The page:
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And then there were four

And then there were four

12 March 2000

On 9 March, after a successful stack test with its sister spacecraft (FM 8), the fourth and final Cluster II satellite (FM 5) completed its rigorous series of environmental tests. With the successful culmination of their assembly, integration and verification programme, the Cluster II quartet are now ready for transportation to Baikonur Cosmodrome, the next major landmark on the road towards launch this summer.

Driven by strict time constraints, the ESA project team, working closely with its industrial and scientific partners from all over Europe, has succeeded in meeting all of the deadlines. Just one year ago, the first spacecraft to be completed by prime contractor Dornier Satellitensysteme (FM 6) was delivered to the test facilities at IABG near Munich. It was followed at regular intervals by FM 7, then FM 8 and FM 5. All four spacecraft were briefly brought together for a press briefing at IABG in November 1999, and the test programme for the final satellite was finally completed this week.

"When we created the original timetable, we wondered if we had set ourselves an impossible task," said John Ellwood, ESA project manager for Cluster II. "However, we have successfully delivered the spacecraft on time, within specifications and within our budget. This is a testimony to the remarkable efforts of everyone involved."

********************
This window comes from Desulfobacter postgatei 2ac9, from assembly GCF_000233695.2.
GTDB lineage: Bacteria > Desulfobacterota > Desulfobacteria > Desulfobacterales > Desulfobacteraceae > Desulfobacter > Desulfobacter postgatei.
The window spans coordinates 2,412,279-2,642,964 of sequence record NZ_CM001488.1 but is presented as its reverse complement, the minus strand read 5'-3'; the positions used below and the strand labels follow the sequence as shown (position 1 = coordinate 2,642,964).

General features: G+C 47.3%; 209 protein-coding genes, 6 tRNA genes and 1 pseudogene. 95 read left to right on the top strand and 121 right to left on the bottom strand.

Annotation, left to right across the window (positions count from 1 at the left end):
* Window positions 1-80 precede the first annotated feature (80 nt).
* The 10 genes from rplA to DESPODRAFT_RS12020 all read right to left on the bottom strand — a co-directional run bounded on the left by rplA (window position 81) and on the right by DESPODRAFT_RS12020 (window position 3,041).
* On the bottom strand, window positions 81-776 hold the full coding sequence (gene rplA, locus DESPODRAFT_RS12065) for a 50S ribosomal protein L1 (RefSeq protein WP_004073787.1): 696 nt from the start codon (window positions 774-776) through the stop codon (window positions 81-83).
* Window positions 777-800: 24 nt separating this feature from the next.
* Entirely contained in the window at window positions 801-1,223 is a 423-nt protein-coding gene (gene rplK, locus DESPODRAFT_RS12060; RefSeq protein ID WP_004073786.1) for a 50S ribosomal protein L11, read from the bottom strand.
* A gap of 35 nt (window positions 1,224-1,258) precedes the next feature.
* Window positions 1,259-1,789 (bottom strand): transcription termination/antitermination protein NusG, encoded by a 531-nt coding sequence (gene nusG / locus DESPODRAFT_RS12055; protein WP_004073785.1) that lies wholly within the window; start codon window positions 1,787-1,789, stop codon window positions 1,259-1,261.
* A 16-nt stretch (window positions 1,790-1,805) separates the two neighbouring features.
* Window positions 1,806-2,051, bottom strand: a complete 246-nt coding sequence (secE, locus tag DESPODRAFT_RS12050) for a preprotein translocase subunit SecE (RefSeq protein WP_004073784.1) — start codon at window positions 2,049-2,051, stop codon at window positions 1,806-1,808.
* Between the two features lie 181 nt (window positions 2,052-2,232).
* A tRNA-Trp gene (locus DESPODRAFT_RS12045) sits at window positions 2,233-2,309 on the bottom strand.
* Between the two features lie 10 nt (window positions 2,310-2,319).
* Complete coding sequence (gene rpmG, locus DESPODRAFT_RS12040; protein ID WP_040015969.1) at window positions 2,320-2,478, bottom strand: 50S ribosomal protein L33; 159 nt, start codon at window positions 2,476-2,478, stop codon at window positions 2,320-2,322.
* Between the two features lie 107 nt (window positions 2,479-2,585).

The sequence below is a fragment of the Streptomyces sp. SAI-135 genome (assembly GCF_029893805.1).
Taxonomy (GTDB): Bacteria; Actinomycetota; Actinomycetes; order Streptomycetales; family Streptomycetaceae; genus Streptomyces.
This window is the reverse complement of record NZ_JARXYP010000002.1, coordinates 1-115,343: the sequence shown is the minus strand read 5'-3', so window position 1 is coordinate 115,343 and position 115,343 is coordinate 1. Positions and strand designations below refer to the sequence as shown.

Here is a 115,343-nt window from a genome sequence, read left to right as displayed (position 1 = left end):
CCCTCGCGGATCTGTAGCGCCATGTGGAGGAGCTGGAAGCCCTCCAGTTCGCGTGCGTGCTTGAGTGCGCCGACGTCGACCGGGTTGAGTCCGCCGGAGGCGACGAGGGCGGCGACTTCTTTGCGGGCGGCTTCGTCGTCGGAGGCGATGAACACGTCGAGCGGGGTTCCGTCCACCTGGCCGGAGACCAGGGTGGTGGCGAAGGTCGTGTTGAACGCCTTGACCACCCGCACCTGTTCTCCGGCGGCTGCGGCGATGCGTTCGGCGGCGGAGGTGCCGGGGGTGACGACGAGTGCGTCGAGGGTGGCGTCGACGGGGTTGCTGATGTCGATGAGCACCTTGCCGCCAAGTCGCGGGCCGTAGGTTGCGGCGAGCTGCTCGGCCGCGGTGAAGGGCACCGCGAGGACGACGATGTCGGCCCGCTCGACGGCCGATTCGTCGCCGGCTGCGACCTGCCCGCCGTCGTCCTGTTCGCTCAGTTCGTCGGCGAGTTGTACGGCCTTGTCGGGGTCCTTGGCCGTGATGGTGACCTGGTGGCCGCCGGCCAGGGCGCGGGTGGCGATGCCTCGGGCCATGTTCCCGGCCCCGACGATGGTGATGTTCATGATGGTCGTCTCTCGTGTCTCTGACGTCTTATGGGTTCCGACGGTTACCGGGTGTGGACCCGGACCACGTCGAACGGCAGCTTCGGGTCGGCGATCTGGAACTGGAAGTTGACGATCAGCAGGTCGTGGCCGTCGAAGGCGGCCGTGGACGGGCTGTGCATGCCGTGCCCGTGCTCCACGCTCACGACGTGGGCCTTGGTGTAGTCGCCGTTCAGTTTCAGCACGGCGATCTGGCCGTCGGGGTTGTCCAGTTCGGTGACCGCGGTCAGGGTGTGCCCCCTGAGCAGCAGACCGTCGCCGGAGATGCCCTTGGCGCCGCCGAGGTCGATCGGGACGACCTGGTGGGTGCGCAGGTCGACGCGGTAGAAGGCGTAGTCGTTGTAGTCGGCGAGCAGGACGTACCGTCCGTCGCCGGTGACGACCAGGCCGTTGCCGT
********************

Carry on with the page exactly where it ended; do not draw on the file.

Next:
For the moment, FM 5 and FM 8 will remain in the clean room at IABG. Both spacecraft will be put into their containers, which will be closed but not pressurised, and they will then be taken across southern Germany by road convoy to Basle/Mulhouse airport on 7 April. If all goes according to plan, they will be loaded onto a giant Russian Antonov cargo plane for shipment to Baikonur via Moscow on 11 April.

The other Cluster II spacecraft - the first pair to be completed - will have already preceded them. Safely cocooned in their containers, they will be transported from the Dornier plant in Friedrichshafen. to Basle/Mulhouse airport on 31 March, and wing their way towards Moscow a few days later. For them, launch will be just 10 weeks away ... and counting.

Last Update: 1 September 2019
23-Feb-2024 13:09 UT

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